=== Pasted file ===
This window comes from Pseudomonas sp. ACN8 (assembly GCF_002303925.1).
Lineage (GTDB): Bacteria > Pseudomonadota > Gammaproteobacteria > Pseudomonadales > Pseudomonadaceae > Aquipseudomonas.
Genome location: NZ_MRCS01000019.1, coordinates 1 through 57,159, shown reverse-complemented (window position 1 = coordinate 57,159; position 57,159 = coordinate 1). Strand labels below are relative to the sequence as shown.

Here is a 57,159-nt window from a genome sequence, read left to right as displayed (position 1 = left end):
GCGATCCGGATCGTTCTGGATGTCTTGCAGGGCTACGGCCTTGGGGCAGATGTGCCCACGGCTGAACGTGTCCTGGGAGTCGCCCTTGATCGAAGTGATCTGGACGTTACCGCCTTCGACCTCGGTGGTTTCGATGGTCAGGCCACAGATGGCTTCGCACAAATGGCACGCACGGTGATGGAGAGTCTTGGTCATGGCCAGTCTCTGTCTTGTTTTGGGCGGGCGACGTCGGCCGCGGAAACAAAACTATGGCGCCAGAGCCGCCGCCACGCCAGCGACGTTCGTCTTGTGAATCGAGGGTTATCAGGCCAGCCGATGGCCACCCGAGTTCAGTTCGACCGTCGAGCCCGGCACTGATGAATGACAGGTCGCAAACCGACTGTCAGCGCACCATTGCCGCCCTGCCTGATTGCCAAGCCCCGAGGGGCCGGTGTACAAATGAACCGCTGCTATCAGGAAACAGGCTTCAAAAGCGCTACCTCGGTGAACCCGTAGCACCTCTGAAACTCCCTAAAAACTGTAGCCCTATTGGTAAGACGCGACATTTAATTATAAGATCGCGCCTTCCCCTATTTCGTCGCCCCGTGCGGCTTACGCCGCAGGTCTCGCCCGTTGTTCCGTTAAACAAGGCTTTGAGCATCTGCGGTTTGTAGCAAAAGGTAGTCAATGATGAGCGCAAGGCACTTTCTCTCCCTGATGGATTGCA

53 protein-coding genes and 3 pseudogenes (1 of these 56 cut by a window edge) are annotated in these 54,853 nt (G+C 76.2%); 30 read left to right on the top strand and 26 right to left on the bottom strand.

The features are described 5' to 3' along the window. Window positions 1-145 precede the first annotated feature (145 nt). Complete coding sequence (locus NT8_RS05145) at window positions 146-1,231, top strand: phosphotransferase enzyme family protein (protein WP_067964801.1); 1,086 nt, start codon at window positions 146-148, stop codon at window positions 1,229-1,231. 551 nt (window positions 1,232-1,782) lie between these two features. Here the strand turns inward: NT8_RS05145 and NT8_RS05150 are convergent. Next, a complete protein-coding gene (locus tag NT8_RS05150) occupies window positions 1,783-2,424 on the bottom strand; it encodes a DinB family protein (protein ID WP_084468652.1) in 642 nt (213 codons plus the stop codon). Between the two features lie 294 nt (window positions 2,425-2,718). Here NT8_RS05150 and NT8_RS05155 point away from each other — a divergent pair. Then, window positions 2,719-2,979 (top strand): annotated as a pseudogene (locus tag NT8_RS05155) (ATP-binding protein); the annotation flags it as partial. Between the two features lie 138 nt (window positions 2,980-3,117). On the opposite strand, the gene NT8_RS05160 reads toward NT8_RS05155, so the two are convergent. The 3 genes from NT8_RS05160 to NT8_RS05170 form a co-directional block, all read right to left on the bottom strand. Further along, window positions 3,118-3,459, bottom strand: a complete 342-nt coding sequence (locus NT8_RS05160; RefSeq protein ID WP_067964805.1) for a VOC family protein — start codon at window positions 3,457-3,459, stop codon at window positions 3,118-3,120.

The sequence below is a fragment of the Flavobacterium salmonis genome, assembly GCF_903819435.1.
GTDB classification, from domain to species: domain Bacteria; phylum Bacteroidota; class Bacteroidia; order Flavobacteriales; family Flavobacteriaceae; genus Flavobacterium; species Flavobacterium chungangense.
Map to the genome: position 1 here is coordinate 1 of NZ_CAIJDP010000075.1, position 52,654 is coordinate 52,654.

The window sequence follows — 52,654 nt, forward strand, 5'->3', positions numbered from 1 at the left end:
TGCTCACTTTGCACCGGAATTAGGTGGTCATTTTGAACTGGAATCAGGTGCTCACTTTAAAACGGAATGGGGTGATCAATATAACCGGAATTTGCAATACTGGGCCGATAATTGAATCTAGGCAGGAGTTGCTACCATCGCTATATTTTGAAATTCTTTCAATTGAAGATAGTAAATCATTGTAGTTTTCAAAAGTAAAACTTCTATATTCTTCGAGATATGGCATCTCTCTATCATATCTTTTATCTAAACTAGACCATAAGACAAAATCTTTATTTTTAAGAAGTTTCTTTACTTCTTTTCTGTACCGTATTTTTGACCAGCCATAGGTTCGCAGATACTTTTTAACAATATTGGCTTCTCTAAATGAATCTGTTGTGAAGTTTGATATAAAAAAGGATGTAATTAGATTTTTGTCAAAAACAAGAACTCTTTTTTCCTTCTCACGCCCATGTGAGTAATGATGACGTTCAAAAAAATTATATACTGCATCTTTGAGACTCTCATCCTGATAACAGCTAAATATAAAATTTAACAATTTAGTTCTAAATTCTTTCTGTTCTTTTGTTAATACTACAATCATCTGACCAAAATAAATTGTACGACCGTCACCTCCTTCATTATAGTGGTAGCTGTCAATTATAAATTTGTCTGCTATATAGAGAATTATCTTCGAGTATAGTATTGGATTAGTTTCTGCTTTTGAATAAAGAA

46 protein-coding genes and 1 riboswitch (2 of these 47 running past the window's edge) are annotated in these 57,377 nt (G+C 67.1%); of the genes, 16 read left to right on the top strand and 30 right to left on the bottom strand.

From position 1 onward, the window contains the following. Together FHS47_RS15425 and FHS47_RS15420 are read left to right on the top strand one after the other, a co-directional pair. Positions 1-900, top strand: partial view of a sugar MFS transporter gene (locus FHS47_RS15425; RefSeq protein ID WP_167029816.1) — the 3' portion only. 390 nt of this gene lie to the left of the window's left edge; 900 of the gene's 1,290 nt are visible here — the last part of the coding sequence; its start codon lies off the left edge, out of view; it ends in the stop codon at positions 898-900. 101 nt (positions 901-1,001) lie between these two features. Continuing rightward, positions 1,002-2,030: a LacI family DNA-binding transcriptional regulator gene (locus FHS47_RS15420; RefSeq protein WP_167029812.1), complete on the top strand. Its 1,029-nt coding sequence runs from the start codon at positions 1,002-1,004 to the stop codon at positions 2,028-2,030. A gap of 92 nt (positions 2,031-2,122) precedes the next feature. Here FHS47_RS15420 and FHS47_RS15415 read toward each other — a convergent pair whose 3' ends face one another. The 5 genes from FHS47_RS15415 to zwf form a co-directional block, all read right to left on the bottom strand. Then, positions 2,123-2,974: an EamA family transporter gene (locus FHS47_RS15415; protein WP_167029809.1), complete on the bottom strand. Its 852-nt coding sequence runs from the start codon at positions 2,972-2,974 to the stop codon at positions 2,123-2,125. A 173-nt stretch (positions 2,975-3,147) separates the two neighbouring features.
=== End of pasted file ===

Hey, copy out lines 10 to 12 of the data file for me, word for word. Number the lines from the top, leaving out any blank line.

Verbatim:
Map to the genome: position 1 here is coordinate 1 of NZ_CAIJDP010000075.1, position 52,654 is coordinate 52,654.

The window sequence follows — 52,654 nt, forward strand, 5'->3', positions numbered from 1 at the left end:
TGCTCACTTTGCACCGGAATTAGGTGGTCATTTTGAACTGGAATCAGGTGCTCACTTTAAAACGGAATGGGGTGATCAATATAACCGGAATTTGCAATACTGGGCCGATAATTGAATCTAGGCAGGAGTTGCTACCATCGCTATATTTTGAAATTCTTTCAATTGAAGATAGTAAATCATTGTAGTTTTCAAAAGTAAAACTTCTATATTCTTCGAGATATGGCATCTCTCTATCATATCTTTTATCTAAACTAGACCATAAGACAAAATCTTTATTTTTAAGAAGTTTCTTTACTTCTTTTCTGTACCGTATTTTTGACCAGCCATAGGTTCGCAGATACTTTTTAACAATATTGGCTTCTCTAAATGAATCTGTTGTGAAGTTTGATATAAAAAAGGATGTAATTAGATTTTTGTCAAAAACAAGAACTCTTTTTTCCTTCTCACGCCCATGTGAGTAATGATGACGTTCAAAAAAATTATATACTGCATCTTTGAGACTCTCATCCTGATAACAGCTAAATATAAAATTTAACAATTTAGTTCTAAATTCTTTCTGTTCTTTTGTTAATACTACAATCATCTGACCAAAATAAATTGTACGACCGTCACCTCCTTCATTATAGTGGTAGCTGTCAATTATAAATTTGTCTGCTATATAGAGAATTATCTTCGAGTATAGTATTGGATTAGTTTCTGCTTTTGAATAAAGAA